With cheers of excitement and at least one bottle of wine, I am delighted to announce my SECOND book deal with Macmillan as the illustrator of BURIED BENEATH US by author/wicked-smart professor/Danny DeVito look-alike Anthony Aveni! From where cities come from and how cities grow, to daily life and the function of religion, this terrific and compelling non-fiction picture book focuses on life in four ancient American cities: the Aztec city of Tenochtitlan, the Incan city of Cuzco, the Mayan city of Copan, and the mound city of Cahokia on the Mississippi.

The book will about 96 pages long and filled with dozens of my black-and-white illustrations, which will both help explain the information and reach a wider audience. The final art is due September 1st, and will be published with Roaring Brook sometime in 2013. A huge thanks and shout out to Deirdre Langeland, my soon-to-be editor for this fabulous book! Huzzah, let’s do it! Ready or not, llamas, here I come!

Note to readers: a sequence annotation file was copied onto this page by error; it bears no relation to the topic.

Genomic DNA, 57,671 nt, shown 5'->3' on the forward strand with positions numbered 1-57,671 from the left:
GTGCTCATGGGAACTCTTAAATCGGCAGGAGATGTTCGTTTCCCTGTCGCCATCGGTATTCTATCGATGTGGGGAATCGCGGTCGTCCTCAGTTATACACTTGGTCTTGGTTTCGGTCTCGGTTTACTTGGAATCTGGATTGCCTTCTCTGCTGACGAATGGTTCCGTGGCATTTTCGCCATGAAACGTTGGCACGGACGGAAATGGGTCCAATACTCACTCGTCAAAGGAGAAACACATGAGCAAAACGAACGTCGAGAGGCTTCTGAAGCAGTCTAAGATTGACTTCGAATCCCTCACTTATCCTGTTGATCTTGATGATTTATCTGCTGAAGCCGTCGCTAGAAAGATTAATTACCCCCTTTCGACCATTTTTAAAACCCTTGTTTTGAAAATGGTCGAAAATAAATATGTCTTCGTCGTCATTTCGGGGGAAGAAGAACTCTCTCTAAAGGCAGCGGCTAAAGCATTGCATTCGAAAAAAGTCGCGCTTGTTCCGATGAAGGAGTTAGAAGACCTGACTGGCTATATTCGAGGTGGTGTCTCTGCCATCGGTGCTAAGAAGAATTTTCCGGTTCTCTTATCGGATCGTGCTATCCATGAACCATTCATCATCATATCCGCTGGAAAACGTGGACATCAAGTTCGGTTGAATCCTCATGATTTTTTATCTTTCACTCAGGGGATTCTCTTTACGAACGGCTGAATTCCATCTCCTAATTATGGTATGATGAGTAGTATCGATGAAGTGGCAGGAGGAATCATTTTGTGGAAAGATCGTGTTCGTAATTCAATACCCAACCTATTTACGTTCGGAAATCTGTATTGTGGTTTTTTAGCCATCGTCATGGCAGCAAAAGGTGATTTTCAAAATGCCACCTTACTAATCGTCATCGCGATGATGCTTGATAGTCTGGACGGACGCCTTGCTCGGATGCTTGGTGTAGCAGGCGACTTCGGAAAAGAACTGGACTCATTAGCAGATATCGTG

Over the spring and coming summer I will be up to my ears in research and graphite, which is the BEST kind of way to spend any season. In anticipation of this book I’ve already paid a brief visit to both the Met and the Museum of Natural History here in New York City to do a little preliminary visual research and refamiliarize myself with ancient American art. How I love the simple elegance and design of Incan fabrics, Aztec sculptures, and Mayan vases! Here’s a glimpse of some quick doodles from one of my (oh-so) high-tech sketchbooks. More drawing are sure to come this way soon: